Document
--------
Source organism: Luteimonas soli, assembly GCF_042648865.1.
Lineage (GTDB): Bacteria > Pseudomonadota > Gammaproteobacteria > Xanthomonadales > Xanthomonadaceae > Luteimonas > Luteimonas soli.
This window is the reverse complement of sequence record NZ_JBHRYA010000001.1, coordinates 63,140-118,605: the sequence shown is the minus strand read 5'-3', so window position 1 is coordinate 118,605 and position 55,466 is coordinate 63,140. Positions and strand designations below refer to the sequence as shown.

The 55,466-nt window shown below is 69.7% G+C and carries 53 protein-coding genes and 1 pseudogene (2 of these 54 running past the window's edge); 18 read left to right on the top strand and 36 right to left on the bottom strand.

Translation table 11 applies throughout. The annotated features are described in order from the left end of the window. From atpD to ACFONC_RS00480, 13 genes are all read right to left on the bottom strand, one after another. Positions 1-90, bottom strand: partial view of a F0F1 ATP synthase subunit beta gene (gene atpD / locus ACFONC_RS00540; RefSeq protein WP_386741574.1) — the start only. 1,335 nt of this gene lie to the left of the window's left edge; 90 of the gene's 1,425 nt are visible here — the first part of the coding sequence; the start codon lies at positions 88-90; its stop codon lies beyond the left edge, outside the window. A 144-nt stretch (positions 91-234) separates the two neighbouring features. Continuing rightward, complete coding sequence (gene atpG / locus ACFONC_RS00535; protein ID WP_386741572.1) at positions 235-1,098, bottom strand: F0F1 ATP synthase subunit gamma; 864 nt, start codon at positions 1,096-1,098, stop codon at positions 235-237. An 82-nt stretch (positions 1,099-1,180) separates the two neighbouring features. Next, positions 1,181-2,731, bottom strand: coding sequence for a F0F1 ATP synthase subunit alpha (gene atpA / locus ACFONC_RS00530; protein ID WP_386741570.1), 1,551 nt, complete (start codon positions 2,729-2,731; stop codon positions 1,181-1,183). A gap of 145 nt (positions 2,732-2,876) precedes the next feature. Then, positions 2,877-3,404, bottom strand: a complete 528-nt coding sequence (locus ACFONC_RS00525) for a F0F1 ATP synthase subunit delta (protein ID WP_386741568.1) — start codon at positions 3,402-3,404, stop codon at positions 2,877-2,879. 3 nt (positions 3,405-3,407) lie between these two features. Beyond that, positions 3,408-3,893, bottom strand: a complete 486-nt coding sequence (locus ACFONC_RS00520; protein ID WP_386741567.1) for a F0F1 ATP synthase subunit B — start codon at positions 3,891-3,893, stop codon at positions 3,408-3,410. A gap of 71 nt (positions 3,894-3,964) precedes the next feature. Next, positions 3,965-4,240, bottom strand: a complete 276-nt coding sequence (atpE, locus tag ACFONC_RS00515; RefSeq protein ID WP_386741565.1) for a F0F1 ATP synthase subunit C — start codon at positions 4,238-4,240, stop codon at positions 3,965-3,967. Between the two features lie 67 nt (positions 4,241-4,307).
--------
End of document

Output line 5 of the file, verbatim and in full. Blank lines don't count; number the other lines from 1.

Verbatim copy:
Translation table 11 applies throughout. The annotated features are described in order from the left end of the window. From atpD to ACFONC_RS00480, 13 genes are all read right to left on the bottom strand, one after another. Positions 1-90, bottom strand: partial view of a F0F1 ATP synthase subunit beta gene (gene atpD / locus ACFONC_RS00540; RefSeq protein WP_386741574.1) — the start only. 1,335 nt of this gene lie to the left of the window's left edge; 90 of the gene's 1,425 nt are visible here — the first part of the coding sequence; the start codon lies at positions 88-90; its stop codon lies beyond the left edge, outside the window. A 144-nt stretch (positions 91-234) separates the two neighbouring features. Continuing rightward, complete coding sequence (gene atpG / locus ACFONC_RS00535; protein ID WP_386741572.1) at positions 235-1,098, bottom strand: F0F1 ATP synthase subunit gamma; 864 nt, start codon at positions 1,096-1,098, stop codon at positions 235-237. An 82-nt stretch (positions 1,099-1,180) separates the two neighbouring features. Next, positions 1,181-2,731, bottom strand: coding sequence for a F0F1 ATP synthase subunit alpha (gene atpA / locus ACFONC_RS00530; protein ID WP_386741570.1), 1,551 nt, complete (start codon positions 2,729-2,731; stop codon positions 1,181-1,183). A gap of 145 nt (positions 2,732-2,876) precedes the next feature. Then, positions 2,877-3,404, bottom strand: a complete 528-nt coding sequence (locus ACFONC_RS00525) for a F0F1 ATP synthase subunit delta (protein ID WP_386741568.1) — start codon at positions 3,402-3,404, stop codon at positions 2,877-2,879. 3 nt (positions 3,405-3,407) lie between these two features. Beyond that, positions 3,408-3,893, bottom strand: a complete 486-nt coding sequence (locus ACFONC_RS00520; protein ID WP_386741567.1) for a F0F1 ATP synthase subunit B — start codon at positions 3,891-3,893, stop codon at positions 3,408-3,410. A gap of 71 nt (positions 3,894-3,964) precedes the next feature. Next, positions 3,965-4,240, bottom strand: a complete 276-nt coding sequence (atpE, locus tag ACFONC_RS00515; RefSeq protein ID WP_386741565.1) for a F0F1 ATP synthase subunit C — start codon at positions 4,238-4,240, stop codon at positions 3,965-3,967. Between the two features lie 67 nt (positions 4,241-4,307).